Commenting on a Washington Post article, which revealed that no useful intelligence was extracted from Abu Zubaida after he was waterboarded, Turley said it has been "long known" that torture produces "absolute garbage….The only thing we got out of this was the condemnation of the ages."

I can personally attest to the accuracy of Turley's observations. In early 1942, my father was arrested by the Japanese Kempetai in Shanghai. He was transported to "Bridge House," an infamous torture chamber, where he was kept for several months in a cage whose dimensions were so small that he could neither lie down nor stand. Midway through his captivity, he was interrogated; asked to sign a confession he was a British agent. He refused for two reasons. First, it wasn't true. Second, my father believed he was being asked to sign his own death warrant.

My father was taken to another room where he was pinned to a wooden platform by several soldiers. One soldier held a sponge over his mouth and nose. Another soldier poured water onto the sponge. My father could hold his breath only so long, after which water ran up his nostrils, down his throat, and into his lungs. He described the process to me as "exquisitely painful."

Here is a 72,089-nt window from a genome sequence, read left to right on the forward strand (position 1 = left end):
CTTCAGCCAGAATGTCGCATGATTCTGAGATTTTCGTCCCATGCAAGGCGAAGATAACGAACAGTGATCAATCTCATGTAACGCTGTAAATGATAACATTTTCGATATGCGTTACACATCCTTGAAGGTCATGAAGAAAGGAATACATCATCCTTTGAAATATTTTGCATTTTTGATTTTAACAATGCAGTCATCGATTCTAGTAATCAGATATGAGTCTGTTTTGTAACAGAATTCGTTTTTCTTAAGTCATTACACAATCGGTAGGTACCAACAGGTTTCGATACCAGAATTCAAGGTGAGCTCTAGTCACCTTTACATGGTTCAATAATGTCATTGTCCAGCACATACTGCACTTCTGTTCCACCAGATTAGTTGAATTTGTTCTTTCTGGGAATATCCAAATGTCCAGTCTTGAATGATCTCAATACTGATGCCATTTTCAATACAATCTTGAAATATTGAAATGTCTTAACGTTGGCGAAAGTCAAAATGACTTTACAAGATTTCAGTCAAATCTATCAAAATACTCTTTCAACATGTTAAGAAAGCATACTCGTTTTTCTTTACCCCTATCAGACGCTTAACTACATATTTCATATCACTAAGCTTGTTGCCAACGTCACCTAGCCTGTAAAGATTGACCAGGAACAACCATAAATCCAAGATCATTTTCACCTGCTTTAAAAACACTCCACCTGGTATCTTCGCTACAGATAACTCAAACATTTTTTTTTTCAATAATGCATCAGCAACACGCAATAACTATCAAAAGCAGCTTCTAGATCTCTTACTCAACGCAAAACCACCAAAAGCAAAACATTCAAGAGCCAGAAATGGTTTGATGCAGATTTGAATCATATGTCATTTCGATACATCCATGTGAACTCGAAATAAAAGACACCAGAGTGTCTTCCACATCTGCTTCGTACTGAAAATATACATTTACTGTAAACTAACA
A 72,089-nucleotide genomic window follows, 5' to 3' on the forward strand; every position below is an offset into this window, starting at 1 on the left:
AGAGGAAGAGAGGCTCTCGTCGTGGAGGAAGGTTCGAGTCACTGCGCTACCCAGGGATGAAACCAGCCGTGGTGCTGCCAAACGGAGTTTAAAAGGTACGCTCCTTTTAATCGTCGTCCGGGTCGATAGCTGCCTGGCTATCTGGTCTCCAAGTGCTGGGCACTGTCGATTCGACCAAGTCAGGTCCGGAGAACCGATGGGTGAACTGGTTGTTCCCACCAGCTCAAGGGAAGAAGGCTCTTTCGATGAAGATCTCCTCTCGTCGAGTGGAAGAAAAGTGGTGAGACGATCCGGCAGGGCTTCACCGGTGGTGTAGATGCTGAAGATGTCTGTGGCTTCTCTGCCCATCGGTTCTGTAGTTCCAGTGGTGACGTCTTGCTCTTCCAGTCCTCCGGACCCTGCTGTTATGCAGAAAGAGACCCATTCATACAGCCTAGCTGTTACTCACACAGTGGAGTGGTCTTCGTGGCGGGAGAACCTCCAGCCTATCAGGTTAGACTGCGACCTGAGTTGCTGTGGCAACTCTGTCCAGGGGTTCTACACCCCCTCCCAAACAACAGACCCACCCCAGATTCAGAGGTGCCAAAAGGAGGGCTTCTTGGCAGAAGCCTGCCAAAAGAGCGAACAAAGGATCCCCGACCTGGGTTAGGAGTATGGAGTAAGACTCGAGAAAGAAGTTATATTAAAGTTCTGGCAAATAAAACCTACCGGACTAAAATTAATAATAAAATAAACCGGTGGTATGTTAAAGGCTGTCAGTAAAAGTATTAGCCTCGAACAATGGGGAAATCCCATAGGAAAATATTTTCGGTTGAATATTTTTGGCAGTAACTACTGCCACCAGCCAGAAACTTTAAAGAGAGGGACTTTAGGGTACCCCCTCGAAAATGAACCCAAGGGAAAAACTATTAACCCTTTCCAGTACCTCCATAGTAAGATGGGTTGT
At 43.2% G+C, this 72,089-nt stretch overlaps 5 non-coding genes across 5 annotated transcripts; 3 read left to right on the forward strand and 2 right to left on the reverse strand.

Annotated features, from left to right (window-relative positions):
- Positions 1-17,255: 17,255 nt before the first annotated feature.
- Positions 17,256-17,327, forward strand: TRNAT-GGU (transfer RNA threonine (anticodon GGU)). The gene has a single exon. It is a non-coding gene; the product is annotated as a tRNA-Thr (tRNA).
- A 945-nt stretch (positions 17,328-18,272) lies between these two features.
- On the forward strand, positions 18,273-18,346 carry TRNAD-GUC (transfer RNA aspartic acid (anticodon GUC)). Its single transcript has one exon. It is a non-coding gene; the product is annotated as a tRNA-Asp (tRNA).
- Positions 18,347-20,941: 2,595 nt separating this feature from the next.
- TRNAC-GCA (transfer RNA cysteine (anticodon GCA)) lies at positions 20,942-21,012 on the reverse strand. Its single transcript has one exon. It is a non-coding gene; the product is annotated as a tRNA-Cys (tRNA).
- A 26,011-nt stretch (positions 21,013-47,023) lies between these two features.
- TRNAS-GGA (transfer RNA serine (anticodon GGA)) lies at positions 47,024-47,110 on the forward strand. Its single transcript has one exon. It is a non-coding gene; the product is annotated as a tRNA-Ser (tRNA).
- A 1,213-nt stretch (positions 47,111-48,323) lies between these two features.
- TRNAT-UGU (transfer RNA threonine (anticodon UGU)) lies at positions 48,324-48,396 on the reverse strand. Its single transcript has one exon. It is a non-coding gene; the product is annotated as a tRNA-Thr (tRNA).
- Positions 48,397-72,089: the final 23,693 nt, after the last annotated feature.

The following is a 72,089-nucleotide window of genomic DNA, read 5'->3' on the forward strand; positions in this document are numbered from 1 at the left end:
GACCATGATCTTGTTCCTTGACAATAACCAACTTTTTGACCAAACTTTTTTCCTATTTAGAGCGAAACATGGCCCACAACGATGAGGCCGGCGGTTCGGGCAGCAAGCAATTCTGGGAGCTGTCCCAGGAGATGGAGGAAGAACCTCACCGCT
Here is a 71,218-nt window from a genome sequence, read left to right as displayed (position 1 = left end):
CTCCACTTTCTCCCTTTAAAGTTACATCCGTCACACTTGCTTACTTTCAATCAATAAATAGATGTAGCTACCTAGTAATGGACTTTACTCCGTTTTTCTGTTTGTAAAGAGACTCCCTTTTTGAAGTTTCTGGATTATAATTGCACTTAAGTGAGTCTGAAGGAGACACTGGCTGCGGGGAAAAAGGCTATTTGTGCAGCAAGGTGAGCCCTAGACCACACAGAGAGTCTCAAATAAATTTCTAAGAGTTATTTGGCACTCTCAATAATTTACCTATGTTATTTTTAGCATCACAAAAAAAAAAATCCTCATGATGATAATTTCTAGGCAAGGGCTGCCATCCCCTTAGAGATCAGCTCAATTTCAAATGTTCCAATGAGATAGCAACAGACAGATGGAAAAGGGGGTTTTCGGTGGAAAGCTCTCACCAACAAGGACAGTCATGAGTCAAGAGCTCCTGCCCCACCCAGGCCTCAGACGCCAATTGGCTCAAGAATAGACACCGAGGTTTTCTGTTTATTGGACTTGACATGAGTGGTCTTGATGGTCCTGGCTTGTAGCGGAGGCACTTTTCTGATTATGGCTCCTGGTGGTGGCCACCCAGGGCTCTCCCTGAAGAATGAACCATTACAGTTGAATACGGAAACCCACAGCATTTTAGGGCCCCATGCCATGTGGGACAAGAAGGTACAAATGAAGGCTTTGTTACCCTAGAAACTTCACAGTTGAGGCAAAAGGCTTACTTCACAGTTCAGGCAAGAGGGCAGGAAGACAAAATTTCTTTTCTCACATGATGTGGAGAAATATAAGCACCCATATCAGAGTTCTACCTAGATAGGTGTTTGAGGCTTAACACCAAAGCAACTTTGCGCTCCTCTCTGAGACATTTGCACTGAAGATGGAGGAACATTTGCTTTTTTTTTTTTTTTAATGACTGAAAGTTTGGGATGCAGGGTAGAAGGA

After multiple lapses of consciousness, my father signed the "confession." The next day, his tormentors, unsatisfied with his wobbly signature, returned to his cell. They offered him the choice of signing again or undergoing another round of waterboarding. He signed. Death was preferable to torture.

Fortunately, especially for me since I would have never been born, they didn't execute him. My father spent the remainder of the war in Japanese internment camps; met my mother in one; walked out when the war ended. In 1948 his testimony at the War Crimes Tribunal in Hong Kong helped to convict several Japanese officers.